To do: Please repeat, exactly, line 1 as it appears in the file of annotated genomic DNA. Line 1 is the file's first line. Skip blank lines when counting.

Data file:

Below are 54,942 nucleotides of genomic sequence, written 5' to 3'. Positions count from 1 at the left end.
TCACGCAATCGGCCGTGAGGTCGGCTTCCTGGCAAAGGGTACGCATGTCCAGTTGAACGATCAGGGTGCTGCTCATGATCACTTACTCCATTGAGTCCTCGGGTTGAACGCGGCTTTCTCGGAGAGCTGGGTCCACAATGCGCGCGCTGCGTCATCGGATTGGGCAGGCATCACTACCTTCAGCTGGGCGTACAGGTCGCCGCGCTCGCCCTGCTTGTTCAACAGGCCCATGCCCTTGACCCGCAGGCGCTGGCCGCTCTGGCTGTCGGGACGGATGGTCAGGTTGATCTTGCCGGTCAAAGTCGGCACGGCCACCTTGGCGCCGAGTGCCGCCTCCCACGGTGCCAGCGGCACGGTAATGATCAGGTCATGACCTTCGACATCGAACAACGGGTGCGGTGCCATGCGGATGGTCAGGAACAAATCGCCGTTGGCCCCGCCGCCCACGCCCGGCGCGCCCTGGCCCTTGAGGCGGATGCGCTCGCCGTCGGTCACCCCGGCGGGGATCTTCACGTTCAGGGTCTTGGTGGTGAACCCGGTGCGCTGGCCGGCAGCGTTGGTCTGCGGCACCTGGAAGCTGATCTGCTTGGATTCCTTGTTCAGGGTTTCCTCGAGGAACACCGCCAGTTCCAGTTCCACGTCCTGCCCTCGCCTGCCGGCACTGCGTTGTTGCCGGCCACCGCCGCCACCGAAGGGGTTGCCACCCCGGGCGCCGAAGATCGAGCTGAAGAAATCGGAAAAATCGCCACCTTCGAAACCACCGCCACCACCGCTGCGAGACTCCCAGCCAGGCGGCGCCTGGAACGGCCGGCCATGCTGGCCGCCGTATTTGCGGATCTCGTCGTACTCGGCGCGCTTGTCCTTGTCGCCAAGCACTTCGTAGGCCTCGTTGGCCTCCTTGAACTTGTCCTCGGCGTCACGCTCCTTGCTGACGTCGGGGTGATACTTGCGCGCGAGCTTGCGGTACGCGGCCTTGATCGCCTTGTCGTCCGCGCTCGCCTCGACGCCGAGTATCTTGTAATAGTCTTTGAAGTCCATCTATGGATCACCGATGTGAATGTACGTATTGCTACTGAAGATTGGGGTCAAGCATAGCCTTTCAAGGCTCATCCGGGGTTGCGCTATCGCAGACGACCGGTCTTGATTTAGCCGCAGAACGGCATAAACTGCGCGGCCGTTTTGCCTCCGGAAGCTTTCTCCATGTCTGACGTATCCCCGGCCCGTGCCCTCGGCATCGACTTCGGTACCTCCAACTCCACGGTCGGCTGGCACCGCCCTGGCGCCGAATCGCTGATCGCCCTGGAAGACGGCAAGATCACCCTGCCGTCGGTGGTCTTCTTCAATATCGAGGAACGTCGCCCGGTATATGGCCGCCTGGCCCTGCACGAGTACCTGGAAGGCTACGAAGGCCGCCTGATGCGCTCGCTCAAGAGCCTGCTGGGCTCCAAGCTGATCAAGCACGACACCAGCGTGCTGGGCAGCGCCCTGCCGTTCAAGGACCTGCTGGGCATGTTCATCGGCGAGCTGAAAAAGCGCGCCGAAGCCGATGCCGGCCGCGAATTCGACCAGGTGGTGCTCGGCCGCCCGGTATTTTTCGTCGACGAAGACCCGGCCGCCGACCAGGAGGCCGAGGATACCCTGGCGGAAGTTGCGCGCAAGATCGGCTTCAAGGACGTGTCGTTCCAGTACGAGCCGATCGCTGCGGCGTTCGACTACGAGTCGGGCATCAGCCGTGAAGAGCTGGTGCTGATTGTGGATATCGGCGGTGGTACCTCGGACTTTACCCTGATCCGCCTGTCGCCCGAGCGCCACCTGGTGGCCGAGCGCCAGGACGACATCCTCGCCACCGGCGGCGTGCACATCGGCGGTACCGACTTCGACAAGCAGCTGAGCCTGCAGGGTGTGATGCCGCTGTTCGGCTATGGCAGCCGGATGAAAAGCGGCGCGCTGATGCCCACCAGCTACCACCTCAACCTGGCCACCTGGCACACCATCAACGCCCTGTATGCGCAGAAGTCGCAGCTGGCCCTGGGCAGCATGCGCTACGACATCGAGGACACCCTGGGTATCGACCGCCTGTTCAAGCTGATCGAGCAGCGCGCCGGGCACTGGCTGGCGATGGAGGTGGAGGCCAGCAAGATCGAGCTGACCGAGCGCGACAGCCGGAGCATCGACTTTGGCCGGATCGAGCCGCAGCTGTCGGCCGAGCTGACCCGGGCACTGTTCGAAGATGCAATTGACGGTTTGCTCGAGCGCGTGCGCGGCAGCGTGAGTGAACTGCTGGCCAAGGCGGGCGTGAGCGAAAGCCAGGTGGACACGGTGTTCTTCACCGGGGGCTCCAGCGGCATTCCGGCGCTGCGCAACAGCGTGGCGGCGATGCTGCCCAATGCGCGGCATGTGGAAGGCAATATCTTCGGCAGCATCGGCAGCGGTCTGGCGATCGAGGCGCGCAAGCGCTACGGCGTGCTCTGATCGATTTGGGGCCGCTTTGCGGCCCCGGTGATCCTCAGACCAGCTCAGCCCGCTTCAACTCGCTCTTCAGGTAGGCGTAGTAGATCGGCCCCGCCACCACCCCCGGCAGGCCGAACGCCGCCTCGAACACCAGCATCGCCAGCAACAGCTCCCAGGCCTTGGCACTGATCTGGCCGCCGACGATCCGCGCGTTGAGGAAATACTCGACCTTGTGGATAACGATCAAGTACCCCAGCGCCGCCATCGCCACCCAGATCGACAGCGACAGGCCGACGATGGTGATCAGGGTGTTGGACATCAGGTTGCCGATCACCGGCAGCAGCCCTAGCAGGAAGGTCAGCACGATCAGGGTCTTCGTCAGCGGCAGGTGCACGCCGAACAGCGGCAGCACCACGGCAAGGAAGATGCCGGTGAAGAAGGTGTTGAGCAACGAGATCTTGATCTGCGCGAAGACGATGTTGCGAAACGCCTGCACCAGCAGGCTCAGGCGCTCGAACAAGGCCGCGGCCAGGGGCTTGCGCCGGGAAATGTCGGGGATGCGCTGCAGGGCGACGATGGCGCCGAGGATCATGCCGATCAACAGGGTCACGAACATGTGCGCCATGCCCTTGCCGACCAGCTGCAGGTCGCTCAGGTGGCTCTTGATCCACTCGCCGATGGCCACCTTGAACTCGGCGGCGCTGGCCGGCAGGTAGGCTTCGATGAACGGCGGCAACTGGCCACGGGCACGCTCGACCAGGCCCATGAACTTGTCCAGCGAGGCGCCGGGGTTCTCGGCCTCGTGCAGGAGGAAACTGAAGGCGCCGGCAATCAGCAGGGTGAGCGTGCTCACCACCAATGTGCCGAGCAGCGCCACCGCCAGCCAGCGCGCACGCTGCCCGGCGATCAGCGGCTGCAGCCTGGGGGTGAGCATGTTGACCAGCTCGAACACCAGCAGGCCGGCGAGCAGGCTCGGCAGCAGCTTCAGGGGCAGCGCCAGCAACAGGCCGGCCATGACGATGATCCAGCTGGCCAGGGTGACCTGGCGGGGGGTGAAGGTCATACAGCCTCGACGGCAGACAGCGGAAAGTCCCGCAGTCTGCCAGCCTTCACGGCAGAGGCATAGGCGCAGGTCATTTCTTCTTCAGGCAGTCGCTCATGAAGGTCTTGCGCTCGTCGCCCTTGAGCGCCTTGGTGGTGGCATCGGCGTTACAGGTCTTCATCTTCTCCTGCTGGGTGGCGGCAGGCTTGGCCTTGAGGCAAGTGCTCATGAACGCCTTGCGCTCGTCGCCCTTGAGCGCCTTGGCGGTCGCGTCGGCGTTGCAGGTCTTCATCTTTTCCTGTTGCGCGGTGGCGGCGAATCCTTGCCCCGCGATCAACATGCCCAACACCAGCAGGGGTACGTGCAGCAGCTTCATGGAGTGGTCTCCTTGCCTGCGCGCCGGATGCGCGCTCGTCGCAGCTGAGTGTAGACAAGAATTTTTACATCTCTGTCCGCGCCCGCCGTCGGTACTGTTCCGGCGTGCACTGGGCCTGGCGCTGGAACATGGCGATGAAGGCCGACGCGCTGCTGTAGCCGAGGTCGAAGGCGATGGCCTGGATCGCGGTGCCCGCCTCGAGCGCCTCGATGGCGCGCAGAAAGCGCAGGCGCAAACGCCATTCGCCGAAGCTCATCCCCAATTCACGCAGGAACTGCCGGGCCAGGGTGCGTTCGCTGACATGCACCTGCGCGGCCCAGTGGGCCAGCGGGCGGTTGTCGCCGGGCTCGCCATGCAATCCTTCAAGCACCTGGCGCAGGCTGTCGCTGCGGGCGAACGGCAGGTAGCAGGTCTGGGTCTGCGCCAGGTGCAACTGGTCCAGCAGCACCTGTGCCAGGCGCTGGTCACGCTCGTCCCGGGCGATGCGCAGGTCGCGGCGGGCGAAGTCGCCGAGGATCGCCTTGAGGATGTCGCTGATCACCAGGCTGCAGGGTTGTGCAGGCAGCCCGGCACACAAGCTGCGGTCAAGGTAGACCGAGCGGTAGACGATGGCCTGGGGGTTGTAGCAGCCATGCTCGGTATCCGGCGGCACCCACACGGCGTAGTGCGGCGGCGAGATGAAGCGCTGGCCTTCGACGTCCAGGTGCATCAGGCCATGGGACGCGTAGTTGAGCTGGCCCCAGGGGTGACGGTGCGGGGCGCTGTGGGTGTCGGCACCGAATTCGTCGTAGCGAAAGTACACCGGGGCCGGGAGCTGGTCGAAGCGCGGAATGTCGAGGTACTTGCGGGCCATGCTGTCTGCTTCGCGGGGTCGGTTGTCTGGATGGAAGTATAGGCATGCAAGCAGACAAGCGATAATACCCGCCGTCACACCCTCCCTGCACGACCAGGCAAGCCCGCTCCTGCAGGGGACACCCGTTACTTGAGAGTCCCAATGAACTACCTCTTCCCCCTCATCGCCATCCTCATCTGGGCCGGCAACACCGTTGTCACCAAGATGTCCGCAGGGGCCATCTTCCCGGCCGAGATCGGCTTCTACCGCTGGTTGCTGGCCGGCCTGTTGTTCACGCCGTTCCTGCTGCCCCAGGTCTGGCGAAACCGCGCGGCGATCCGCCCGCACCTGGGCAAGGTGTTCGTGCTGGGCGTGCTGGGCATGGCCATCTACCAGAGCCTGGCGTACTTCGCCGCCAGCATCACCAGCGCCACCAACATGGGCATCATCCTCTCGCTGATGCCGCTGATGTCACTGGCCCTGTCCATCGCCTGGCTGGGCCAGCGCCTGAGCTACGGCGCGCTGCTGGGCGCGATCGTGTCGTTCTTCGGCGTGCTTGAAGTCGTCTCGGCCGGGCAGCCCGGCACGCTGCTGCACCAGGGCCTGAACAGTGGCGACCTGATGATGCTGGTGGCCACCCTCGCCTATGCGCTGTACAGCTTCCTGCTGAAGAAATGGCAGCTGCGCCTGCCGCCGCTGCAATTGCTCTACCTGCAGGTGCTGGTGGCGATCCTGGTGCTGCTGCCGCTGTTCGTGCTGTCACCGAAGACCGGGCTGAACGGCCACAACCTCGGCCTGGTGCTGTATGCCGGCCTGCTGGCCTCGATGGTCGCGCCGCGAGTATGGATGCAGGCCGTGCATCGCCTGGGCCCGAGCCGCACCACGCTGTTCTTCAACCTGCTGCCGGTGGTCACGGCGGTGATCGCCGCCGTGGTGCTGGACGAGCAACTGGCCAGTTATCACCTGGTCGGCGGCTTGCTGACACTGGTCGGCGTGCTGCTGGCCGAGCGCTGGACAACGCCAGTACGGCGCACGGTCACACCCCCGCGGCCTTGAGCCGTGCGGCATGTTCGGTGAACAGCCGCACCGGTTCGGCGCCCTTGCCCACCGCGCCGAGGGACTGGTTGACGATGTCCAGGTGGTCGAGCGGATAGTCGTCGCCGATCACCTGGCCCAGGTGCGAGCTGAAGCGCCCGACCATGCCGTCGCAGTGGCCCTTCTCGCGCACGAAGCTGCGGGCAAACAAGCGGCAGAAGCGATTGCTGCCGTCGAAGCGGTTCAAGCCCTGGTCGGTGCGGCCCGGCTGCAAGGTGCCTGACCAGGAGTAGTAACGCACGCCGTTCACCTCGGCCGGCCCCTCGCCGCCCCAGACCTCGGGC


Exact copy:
Below are 54,942 nucleotides of genomic sequence, written 5' to 3'. Positions count from 1 at the left end.